The London Grenfell Tower Fire Will Provoke Soul-Searching and Hopefully, Reforms

Nearly 16 years after the tragedy of September 11, 2001, the world has seen a proliferation of new skyscrapers, reaching heights heretofore unheard of. In spite of the horrific images of that day that linger in the minds of citizens worldwide, construction of new “superstructures” continues unabated. This month, we take a look at measures adopted post-09/11 in an effort to determine if safety and security of these buildings has been enhanced and if so, to what degree.

Incorporation of Flame and Impact-Resistant Materials

One of the most searing images of 09/11 is the progressive collapse of the upper floors of both World Trade Center towers and the “pancaking” of the floors on top of each other. Various theories have been proffered by design and construction experts on the exact sequence of events that triggered the collapse. However, all agree that the “inner core” of the building most likely could have withstood collapse if it had been constructed of reinforced concrete, rather than steel. In fact, the US Institute of Standards and Technology (IST), in its final report on the collapse of the Twin Towers, noted that alternate weight bearing and weight distribution technologies as well as the use of more robust fire resistant materials in construction would contribute to enhancing structural integrity in a fire or dynamic impact to a high rise building.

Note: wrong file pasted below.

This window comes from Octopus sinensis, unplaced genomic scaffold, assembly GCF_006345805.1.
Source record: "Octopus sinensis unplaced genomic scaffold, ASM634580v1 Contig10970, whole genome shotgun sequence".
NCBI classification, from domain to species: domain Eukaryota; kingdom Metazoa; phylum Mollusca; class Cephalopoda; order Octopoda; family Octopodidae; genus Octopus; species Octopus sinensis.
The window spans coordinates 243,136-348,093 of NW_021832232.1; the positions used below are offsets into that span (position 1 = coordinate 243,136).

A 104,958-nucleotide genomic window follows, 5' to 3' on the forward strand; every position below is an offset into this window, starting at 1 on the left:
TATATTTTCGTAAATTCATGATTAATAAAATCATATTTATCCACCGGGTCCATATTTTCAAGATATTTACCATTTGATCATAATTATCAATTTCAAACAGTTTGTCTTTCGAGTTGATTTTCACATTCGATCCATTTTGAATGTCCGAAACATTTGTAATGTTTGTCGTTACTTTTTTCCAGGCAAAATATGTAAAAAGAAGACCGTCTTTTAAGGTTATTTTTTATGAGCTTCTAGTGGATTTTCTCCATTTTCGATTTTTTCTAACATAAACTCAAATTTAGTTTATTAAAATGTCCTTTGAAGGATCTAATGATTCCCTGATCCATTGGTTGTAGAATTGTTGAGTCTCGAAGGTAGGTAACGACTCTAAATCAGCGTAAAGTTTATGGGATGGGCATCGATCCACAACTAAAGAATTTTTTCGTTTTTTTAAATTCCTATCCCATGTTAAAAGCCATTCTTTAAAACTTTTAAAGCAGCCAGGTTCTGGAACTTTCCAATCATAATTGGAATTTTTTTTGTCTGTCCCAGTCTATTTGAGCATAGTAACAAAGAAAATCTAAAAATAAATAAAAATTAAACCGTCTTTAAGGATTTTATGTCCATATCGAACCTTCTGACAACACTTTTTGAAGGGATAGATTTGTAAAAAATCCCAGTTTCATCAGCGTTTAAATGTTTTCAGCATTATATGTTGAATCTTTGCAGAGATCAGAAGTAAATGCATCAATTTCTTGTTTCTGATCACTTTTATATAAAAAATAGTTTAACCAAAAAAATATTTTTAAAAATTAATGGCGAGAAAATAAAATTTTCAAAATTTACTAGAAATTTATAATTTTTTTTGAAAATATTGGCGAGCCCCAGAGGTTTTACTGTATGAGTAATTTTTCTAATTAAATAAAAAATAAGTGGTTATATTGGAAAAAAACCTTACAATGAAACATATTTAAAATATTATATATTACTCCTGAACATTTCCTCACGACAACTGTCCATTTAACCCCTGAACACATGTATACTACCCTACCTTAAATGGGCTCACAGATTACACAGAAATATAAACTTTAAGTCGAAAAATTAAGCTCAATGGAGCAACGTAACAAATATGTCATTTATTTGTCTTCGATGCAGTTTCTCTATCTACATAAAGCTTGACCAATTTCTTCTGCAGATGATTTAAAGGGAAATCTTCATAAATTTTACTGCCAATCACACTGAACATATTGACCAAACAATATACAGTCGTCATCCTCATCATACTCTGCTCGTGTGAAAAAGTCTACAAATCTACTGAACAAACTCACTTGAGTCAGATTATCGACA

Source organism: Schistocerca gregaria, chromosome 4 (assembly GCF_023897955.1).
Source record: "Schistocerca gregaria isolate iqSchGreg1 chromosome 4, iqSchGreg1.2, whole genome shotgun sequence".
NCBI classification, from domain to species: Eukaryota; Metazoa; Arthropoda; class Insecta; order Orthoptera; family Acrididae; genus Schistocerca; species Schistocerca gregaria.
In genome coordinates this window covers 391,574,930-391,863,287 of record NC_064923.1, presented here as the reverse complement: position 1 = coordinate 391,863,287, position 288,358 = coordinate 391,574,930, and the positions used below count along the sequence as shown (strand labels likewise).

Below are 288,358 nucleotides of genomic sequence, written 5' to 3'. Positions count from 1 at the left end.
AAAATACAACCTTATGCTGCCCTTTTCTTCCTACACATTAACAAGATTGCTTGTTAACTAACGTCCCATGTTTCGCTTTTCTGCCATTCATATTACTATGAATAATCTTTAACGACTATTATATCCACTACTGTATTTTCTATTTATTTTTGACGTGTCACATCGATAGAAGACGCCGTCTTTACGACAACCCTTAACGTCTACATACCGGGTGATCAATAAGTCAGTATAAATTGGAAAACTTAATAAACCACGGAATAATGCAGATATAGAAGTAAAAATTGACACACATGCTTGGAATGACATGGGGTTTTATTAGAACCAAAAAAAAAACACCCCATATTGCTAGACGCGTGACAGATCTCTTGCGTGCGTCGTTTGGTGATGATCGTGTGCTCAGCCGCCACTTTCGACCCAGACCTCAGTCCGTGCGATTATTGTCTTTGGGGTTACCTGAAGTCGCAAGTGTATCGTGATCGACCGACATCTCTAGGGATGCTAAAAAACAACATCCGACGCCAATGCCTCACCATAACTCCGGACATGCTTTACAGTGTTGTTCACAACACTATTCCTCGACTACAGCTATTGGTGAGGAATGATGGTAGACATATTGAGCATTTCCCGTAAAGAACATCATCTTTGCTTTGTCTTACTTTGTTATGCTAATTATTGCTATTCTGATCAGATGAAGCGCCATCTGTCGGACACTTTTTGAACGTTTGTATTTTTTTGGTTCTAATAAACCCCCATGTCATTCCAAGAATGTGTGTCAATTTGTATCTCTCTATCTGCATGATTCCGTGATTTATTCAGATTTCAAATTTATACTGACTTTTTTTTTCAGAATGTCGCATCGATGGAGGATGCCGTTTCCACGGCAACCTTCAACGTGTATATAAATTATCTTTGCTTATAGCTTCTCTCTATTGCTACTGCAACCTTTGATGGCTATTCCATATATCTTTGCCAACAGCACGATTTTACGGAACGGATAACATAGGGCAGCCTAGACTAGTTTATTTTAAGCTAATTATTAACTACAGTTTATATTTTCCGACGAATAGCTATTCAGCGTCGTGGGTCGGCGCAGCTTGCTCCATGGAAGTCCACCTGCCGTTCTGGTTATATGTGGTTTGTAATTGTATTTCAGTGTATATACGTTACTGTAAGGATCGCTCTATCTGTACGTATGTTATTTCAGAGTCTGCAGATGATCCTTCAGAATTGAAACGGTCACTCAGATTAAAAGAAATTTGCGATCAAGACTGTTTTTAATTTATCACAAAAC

It is clear that 09/11 ushered in a sea change in the thought process, design and architecture of skyscrapers, defined in this article as those structures exceeding 1250 feet (381 meters) in height. One of the most promising developments since that tragedy is the use of Ultra High-Performance Concrete (UHPC). The material is fire resistant due to the inclusion of polypropylene fibers and provides for greater load bearing and shifting capabilities in the event of aircraft impact or significant ground movement due to earthquake. It is up to 1,000 times more durable than standard construction concrete and lasts 2-3 times longer. Its compressive strength is outstanding and due to its low porosity, it is resistant to cracking and water infiltration. Its use in the construction of bridges, both in the US and Europe, has taken hold and various versions of UHPC are being tested for use in high rise construction.

Fire Suppression Systems, Escape Routes and Procedures